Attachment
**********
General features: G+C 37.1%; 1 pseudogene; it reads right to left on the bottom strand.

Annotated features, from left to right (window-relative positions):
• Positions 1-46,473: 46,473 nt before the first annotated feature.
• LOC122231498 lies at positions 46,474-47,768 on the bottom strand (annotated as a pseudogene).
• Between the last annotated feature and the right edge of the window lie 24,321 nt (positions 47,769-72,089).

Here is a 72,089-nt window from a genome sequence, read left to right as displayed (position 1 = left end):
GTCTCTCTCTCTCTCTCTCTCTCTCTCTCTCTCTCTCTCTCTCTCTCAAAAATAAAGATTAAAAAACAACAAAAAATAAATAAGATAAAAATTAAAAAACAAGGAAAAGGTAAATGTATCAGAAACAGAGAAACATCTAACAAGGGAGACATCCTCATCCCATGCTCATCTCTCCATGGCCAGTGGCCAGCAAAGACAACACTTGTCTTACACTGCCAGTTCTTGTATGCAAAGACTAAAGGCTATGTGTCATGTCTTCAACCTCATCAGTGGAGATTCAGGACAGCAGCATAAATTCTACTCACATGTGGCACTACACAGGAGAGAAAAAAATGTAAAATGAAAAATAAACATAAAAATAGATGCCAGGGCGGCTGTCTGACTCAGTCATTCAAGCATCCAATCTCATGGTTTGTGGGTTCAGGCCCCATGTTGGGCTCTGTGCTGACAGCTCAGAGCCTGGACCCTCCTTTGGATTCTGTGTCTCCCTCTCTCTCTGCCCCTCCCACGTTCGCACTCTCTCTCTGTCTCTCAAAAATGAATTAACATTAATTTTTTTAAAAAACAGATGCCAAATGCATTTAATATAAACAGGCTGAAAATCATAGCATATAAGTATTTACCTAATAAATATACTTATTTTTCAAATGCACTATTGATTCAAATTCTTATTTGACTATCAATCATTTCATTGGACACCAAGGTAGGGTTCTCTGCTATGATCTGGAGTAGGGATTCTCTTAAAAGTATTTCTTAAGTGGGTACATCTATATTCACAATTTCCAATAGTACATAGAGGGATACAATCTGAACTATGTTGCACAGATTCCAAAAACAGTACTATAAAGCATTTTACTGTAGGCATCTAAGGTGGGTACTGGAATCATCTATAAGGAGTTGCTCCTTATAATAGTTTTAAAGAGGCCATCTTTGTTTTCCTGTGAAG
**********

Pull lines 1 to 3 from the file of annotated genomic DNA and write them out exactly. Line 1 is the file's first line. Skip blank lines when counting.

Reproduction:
General features: G+C 37.1%; 1 pseudogene; it reads right to left on the bottom strand.

Annotated features, from left to right (window-relative positions):
• Positions 1-46,473: 46,473 nt before the first annotated feature.